August 02, 2019
With Boris Johnson now at the helm, the UK seems to be sliding down the banister towards a no deal Brexit. The new Prime Minister began his term by pledging to go ahead with Brexit before the October 31st deadline, with ‘no ifs or buts’. Subsequently, Michael Gove, the minister responsible for no-deal planning, saying that leaving without an agreement was now the government’s working assumption.
Several minister’s within Johnson’s newly re-shuffled cabinet have said that they do still prefer to leave with a deal, but only if it is re-worked to include more favourable terms and conditions for Britain. Meanwhile, across the channel, EU officials have thus far been reluctant to budge on the key sticking point – the Irish backstop. This refers to a plan, weaved into the withdrawal agreement, to avoid a hard border between Northern Ireland (which will remain a part of the UK) and the Republic of Ireland (which will remain in the EU). If this was to go live, goods coming into Northern Ireland from elsewhere in the UK would need to be checked to ensure they were compliant with EU standards, which many say is effectively a continuation of a customs union between the EU and the UK. The US has added its two cents, with congressional leaders and diplomats warning the UK that any future US-UK trade deal would almost certainly be blocked by Congress if Brexit affects the Irish border and jeopardises the Good Friday peace agreement, signed in 1998.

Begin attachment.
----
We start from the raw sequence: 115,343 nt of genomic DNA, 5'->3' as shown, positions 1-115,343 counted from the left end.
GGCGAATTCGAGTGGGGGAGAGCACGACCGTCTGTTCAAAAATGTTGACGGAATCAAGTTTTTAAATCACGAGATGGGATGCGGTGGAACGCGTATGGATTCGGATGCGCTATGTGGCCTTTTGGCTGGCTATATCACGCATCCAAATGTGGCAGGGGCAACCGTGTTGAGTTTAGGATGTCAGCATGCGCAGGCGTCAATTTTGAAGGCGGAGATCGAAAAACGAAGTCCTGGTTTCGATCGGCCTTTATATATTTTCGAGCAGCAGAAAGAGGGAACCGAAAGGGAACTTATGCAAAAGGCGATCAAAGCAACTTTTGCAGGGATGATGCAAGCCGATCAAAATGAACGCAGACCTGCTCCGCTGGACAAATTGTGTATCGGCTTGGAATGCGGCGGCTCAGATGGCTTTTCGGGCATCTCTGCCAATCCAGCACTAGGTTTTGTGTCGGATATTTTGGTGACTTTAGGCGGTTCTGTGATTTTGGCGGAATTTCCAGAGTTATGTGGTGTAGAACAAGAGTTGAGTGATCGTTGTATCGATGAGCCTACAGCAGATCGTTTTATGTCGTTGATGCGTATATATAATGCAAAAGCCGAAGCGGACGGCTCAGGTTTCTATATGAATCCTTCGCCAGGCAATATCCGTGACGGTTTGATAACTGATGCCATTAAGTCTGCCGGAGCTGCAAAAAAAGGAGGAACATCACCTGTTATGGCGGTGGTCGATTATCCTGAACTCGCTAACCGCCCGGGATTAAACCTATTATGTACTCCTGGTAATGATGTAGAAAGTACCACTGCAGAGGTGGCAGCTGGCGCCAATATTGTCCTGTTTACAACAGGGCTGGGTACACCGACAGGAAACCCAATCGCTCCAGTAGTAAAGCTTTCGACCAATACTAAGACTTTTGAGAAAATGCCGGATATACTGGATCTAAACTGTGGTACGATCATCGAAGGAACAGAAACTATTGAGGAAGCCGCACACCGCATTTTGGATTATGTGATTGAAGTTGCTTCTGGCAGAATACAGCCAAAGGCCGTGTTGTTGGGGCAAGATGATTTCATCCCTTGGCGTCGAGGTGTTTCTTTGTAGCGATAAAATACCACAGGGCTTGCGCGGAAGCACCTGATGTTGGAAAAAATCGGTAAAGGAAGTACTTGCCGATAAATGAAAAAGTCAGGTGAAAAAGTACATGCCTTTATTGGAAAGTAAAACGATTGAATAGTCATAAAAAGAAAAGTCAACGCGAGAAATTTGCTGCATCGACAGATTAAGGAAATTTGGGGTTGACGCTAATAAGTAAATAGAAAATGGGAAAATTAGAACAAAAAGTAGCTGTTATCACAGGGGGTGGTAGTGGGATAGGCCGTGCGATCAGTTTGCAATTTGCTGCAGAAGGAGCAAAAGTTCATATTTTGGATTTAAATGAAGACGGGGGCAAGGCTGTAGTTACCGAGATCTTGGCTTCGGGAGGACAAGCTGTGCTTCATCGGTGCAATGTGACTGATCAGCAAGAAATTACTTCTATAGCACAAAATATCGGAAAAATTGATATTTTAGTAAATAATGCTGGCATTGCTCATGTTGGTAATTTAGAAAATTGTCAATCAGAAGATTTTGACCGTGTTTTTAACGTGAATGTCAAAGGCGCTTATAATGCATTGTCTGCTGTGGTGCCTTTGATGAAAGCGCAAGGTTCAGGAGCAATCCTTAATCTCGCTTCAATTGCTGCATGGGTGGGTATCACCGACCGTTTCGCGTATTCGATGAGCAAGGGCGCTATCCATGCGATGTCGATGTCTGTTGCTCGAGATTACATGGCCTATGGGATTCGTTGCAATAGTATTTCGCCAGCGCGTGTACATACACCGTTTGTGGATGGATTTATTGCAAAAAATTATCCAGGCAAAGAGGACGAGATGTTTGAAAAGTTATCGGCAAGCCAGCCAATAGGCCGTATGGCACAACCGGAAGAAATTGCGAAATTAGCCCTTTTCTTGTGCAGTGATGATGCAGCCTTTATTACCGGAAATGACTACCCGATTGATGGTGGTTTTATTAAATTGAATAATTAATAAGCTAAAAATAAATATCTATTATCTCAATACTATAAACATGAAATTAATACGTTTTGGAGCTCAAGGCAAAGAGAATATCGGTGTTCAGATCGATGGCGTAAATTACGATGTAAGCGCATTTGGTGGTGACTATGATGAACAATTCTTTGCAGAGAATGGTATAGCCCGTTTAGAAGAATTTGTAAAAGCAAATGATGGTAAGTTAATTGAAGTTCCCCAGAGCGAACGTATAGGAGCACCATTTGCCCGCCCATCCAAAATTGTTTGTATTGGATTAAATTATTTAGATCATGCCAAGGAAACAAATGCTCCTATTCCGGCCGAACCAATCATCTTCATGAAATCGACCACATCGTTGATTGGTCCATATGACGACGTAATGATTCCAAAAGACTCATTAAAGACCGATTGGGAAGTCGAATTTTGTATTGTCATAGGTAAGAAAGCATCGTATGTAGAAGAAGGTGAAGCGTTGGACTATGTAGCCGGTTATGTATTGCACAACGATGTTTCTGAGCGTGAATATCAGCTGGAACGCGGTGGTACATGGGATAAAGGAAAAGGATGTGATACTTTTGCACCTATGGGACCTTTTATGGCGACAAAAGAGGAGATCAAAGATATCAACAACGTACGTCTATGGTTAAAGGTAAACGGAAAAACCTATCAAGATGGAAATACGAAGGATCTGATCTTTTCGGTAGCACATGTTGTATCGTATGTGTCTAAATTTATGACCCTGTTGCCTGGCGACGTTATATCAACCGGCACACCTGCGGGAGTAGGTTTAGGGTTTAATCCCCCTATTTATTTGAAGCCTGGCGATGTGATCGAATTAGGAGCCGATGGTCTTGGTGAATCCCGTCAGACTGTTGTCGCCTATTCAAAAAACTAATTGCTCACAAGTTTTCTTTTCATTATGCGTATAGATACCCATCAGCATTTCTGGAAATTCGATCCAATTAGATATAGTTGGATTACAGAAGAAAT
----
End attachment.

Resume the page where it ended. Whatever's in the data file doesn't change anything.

It doesn’t appear that resolution will come any time soon. Downing Street has said Mr Johnson will not meet with other EU leaders without them first adhering to his preconditions which are, in a nutshell, that the Irish backstop proposal is taken off the table and the withdrawal treaty that was agreed with his predecessor, Theresa May, is reopened. As it stands, his first scheduled meeting with Mr Macron and Ms Merkel is at the G7 summit in Biarritz at the end of August.
The growing divide between the two sides has pushed Sterling onto a slippery slope. At the time of writing, its losses during the month of July alone were over 4%. Overnight this week, between Monday and Tuesday, the currency crossed the psychologically important EUR/GBP level of 0.91, and continued its descent thereafter. We do not take any directional bets on the currency as it could continue to be pounded amidst the uncertainty. At the same time, the Brexit effect is increasingly being reflected in incoming macro data which shows a weakening economic backdrop: The National Institute of Economic and Social Research (Niesr) warned there was a one-in-four chance the UK is already in recession. This may throw a spanner in the works when it comes to the Bank of England’s plans to raise rates.
Let’s just hope it’s not too late for rationality to prevail, and that we can – in the style of the quintessentially British character Mary Poppins, played by Julie Andrews – slide back up the banister, away from the messy prospect of a no-deal departure.
Author: Group Investment Office